The idea of this day is to get as many awesome women as we can out on the Green river together. It will be all about simply having fun on the water together as a big group of rad ladies. All too often the river is filled with men and I want to have a day where the women take it over!The plan is to start with a group run on the Upper followed by a trip down the Narrows. If you’re not up for the Narrows, then we’ll have a group taking out after the Upper. It is not meant to be a day of instruction or ideal for first timers, but of course the idea would be to support each other, share lines, suggestions, etc…

After the run, we’d like to all come together at Fishtop for some drinks, light food and hanging ou…t! The event is sponsored by Dagger Kayaks and Adventure Technology Paddles.

Additionally the event will be a fundraiser for the Shannon Christy Memorial Fund, a fund to honor Shannon’s memory by supporting women in the paddling community. We are recommending (it is not required) a minimum $10 donation for the event which will also get you a raffle ticket and the chance to win a paddle from AT, a sparyskirt, throw bag and gear bag from Seals Sprayskirts and Accessories, gift certificates from Mountain Khakis, a pair of shoes from Astral Whitewater and great GIRLS AT PLAY swag!

Mark your calendars and share this event with anyone who might be interested! We want ALL women who feel comfortable paddling either the Upper Green or the Narrows. Lets see how many ladies we can get out there!

Hosted by:



Categorized as:Mountain Khakis  •  Regional Events  •  accessories  •  green  •  narrows  •  shannon-christy  •  upperMountain Khakis  •  Regional Events  •  accessories  •  green  •  narrows  •  shannon-christy  •  upperMountain Khakis  •  Regional Events  •  accessories  •  green  •  narrows  •  shannon-christy  •  upperMountain Khakis  •  Regional Events  •  accessories  •  green  •  narrows  •  shannon-christy  •  upper

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james

The White River

james wrote 573 days ago:


Two weeks ago, I woke up after a big party night in Leavenworth and kicked off my day with a mellow bike ride through town. After getting my coffee fix, I dropped into Leavenworth Mountain Sports to see what was good on the scene with owner Adam McKenny. Our conversation somehow got directed toward wind and paddle sports on Lake Wenatchee, the main source of the Wenatchee River. I spend a couple hours of almost every day on the Wenatchee River in my kayak, but I have not the slightest clue about what Lake Wenatchee has to offer. I have known Lake Wenatchee as the local wind mecca of our area which does not make it very conducive to kayaking. As Adam and I continued to chat, he told me that he had done some paddle boarding up there, so I figured the kayak would have no problem. There was even some talk of surfing the the wind swells down lake. I’m interested.

Resisting the urge to lay on the couch and nurse a hang over, I threw my Jackson Kayak Karma RG on my Subaru, filled up a water bottle, grabbed a Snickers bar, and hit the road. Lake Wenatchee is 30 minutes from my house so I was at the lake in no time. Without much direction as to where I was going to go on the lake, I drove to a friends water front cabin, geared up, and started paddling up lake. As I previously stated, Lake Wenatchee is known for its wind, and that was no joke. I spent two hours paddling a few miles up lake, into the wind, with three foot rollers coming at me the whole time. No worries though, I had no agenda and was looking for a work out anyway.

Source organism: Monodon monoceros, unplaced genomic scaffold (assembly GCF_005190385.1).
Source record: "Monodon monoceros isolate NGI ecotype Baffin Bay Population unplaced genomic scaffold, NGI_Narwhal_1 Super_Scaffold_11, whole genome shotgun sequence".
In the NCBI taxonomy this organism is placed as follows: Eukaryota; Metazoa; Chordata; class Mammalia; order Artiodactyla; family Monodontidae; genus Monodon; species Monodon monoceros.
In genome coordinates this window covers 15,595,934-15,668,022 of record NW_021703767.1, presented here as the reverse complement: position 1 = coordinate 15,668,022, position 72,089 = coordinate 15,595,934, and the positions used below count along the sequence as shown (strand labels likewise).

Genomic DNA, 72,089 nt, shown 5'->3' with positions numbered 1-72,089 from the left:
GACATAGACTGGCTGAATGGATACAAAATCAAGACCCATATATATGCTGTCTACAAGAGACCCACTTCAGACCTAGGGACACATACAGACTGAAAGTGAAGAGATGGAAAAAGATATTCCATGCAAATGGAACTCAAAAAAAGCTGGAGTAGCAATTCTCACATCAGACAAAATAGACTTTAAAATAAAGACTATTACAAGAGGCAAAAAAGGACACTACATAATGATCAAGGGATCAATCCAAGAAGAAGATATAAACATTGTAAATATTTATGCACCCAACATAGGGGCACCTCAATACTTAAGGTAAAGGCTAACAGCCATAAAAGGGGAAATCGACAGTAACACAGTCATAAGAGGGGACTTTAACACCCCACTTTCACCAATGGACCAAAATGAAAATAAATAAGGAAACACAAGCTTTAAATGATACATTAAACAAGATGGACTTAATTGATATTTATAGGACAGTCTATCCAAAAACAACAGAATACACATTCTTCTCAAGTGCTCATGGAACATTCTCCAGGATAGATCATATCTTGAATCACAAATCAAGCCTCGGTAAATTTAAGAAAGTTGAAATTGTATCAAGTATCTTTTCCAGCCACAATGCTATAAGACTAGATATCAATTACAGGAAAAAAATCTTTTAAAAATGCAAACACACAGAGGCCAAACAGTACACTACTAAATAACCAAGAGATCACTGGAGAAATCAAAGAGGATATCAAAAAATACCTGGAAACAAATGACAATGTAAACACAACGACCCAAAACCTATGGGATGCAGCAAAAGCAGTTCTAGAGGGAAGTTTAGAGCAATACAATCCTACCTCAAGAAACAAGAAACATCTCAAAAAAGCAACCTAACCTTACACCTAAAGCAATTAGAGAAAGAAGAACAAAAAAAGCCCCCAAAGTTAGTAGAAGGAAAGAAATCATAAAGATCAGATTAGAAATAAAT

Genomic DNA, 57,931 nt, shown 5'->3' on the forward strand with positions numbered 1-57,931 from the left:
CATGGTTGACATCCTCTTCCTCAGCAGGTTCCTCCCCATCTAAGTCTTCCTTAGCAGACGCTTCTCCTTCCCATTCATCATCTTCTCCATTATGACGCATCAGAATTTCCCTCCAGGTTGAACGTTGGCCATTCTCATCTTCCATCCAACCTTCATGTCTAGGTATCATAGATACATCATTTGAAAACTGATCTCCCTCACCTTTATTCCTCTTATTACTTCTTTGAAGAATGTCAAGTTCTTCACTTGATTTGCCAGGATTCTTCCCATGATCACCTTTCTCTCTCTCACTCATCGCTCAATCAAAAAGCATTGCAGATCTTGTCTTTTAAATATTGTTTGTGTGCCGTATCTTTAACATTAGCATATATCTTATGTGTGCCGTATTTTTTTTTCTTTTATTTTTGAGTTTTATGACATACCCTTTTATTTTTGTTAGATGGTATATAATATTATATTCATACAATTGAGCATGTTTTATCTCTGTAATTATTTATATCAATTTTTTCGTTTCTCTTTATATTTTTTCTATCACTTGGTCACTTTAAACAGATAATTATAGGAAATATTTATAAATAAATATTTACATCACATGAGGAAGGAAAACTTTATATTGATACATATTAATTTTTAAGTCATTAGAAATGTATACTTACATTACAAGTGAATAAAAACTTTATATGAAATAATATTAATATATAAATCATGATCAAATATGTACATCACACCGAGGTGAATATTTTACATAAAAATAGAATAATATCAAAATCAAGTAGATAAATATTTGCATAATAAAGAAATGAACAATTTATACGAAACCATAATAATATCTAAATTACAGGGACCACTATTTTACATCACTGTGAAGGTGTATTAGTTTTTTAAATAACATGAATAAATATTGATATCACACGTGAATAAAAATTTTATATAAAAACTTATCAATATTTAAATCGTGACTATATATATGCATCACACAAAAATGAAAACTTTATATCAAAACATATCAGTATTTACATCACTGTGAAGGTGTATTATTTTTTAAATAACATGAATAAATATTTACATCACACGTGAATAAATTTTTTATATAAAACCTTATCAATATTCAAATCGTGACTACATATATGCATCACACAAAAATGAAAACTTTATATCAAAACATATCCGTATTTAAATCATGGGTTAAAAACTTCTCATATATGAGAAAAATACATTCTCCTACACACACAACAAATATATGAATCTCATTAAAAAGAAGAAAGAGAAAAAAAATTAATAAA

Eventually, I reached the north end of the lake where the water is protected from the wind by Cottonwood trees and everything calms down tremendously. Working my way along the northwest corner of the lake, I noticed a sandbar about 50 meters off shore. Getting closer, I realized it is a sediment deposit from a beautiful milky green river flowing into the lake. Up until this point, this whole lake paddling mission didn’t really have any direction, but now my interest was peaked. I began paddling up what I later found to be the White River. This barely flowing, shallow river meandered through sandy beaches and tall grass. Numerous old downed timber lined the shore and protruded from the river bed. The wind was blocked by the surrounding trees producing an almost silent environment. This place was magical. I paddled up river a couple hundred meters and the scenery just kept getting better. Unfortunately, it was getting late in the afternoon and I had to get back to Leavenworth so I turned around, and headed back to the lake. I had every intention of coming back to this place as soon as possible for further investigation. As I get back to the lake, I set a rough trajectory for the cabin that I started at, which was a couple miles away by now and started cursing down lake. Getting further out into the lake, the wind was ripping, but it was a direct tail wind. Big green rollers would pick me up every now and again and I would accelerate into 10-15 second down lake surfs. In a 12 foot kayak, I could hang on to these speed boosts for a while. The distance that took me two hours to paddle into the wind, took 25 minutes to return from. Totally sick!!

Less than a week later, my long time friend Kati Davis rolled into Leavenworth looking for an adventure, and I had just the thing. I sourced out a long kayak for her, which look 5 minutes and a six pack, and we were on our way.Our plan was to take two days and explore the White River from the mouth, up stream as far as we wanted. Naturally, for any overnight river trip, we did not pack light. We brought enough food for a week, some box wine, the most comfortable of backcountry sleeping equipment, plenty of cameras, and other random items which we deemed totally necessary such as glow sticks and hammocks. After a leisurely morning of packing in Leavenworth, we headed to the lake.